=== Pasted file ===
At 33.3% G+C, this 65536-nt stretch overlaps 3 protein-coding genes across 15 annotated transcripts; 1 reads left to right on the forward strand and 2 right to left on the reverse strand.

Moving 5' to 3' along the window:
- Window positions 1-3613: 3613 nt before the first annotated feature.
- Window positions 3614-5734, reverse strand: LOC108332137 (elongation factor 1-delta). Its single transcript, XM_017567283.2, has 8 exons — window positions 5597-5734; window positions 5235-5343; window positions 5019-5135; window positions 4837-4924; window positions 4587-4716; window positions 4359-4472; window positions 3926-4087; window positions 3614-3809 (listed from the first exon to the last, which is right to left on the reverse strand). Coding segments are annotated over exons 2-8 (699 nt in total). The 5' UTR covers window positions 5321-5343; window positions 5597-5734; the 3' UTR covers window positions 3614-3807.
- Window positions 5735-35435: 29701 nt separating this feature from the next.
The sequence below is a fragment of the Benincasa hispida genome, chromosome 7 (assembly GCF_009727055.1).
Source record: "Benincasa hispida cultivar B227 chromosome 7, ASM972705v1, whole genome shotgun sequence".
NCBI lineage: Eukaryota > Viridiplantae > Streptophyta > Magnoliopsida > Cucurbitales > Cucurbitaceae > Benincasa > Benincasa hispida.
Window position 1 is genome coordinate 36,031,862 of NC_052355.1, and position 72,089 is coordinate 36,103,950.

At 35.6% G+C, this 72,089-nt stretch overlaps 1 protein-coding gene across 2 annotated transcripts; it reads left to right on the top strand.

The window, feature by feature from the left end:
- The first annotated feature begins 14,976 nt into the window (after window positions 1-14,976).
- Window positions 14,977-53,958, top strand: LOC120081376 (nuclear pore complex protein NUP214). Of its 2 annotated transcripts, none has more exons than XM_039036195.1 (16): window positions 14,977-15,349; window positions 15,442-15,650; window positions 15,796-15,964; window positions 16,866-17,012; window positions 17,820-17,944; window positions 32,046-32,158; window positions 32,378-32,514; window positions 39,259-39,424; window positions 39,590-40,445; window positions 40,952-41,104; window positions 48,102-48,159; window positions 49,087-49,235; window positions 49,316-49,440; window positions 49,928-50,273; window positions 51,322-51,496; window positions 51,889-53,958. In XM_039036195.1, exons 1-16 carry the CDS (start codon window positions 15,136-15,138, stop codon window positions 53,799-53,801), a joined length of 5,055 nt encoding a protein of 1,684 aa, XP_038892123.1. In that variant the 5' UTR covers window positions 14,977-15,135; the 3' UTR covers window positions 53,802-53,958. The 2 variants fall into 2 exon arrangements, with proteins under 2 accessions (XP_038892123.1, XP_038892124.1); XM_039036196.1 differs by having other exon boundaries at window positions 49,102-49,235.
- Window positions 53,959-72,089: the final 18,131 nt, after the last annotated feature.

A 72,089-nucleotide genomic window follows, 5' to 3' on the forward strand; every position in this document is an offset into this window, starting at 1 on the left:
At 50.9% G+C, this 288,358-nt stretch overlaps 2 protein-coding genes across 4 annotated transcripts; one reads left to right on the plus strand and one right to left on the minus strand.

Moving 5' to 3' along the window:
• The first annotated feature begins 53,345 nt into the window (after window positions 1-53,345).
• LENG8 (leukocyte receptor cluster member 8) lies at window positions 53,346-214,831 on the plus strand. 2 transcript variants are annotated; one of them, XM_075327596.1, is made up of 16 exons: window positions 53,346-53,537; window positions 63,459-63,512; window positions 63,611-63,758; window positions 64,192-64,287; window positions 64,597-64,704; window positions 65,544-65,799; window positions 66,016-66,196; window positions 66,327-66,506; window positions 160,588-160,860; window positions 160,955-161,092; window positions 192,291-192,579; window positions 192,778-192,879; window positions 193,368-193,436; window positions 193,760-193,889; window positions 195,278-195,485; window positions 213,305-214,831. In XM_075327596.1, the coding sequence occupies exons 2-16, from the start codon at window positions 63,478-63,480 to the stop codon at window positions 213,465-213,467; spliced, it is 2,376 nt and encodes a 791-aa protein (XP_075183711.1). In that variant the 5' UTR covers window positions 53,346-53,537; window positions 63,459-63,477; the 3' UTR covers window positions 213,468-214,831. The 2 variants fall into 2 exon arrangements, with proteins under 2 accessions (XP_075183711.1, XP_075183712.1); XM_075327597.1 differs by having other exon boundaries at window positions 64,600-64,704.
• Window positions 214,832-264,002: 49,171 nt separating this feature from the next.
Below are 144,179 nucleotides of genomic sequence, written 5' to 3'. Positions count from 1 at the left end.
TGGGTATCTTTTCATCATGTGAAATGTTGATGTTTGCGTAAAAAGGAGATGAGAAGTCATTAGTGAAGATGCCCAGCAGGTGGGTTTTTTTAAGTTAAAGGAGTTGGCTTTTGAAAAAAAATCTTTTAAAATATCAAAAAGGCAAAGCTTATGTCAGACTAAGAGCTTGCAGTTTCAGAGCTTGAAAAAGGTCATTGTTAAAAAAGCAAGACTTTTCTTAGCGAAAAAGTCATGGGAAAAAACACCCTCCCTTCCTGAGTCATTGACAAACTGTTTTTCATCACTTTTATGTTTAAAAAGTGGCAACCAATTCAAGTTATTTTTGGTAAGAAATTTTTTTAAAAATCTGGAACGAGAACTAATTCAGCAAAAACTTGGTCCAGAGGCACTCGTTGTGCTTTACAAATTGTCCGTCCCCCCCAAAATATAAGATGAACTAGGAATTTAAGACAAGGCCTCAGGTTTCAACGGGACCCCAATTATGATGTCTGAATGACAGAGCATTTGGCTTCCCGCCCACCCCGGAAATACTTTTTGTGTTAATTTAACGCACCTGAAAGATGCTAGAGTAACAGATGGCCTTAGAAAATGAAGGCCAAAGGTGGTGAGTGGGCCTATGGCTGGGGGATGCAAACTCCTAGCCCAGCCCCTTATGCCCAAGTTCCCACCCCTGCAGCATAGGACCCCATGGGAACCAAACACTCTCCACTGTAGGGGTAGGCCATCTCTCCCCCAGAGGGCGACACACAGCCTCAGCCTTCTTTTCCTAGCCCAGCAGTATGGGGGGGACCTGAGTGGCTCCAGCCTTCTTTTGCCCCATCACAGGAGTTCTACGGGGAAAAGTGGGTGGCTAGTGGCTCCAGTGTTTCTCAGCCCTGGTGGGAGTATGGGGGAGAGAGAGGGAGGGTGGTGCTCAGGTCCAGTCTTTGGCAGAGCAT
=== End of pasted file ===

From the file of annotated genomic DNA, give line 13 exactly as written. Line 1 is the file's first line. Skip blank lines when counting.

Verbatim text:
- Window positions 14,977-53,958, top strand: LOC120081376 (nuclear pore complex protein NUP214). Of its 2 annotated transcripts, none has more exons than XM_039036195.1 (16): window positions 14,977-15,349; window positions 15,442-15,650; window positions 15,796-15,964; window positions 16,866-17,012; window positions 17,820-17,944; window positions 32,046-32,158; window positions 32,378-32,514; window positions 39,259-39,424; window positions 39,590-40,445; window positions 40,952-41,104; window positions 48,102-48,159; window positions 49,087-49,235; window positions 49,316-49,440; window positions 49,928-50,273; window positions 51,322-51,496; window positions 51,889-53,958. In XM_039036195.1, exons 1-16 carry the CDS (start codon window positions 15,136-15,138, stop codon window positions 53,799-53,801), a joined length of 5,055 nt encoding a protein of 1,684 aa, XP_038892123.1. In that variant the 5' UTR covers window positions 14,977-15,135; the 3' UTR covers window positions 53,802-53,958. The 2 variants fall into 2 exon arrangements, with proteins under 2 accessions (XP_038892123.1, XP_038892124.1); XM_039036196.1 differs by having other exon boundaries at window positions 49,102-49,235.